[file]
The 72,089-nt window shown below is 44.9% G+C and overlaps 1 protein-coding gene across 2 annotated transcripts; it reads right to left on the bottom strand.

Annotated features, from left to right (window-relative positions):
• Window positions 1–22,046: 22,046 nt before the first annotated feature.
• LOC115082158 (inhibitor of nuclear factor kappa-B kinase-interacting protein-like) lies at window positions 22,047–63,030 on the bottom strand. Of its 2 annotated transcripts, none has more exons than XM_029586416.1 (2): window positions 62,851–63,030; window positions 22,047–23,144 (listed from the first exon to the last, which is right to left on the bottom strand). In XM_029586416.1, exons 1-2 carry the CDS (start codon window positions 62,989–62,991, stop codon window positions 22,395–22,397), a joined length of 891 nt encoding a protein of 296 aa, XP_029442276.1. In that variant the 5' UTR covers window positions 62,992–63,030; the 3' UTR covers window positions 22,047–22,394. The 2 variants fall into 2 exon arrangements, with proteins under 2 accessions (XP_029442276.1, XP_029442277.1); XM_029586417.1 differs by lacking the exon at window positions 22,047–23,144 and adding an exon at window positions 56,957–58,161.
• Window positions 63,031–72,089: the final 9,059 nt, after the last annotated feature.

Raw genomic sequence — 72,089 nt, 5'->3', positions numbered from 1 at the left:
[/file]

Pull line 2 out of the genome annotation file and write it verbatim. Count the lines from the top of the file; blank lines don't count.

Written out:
Annotated features, from left to right (window-relative positions):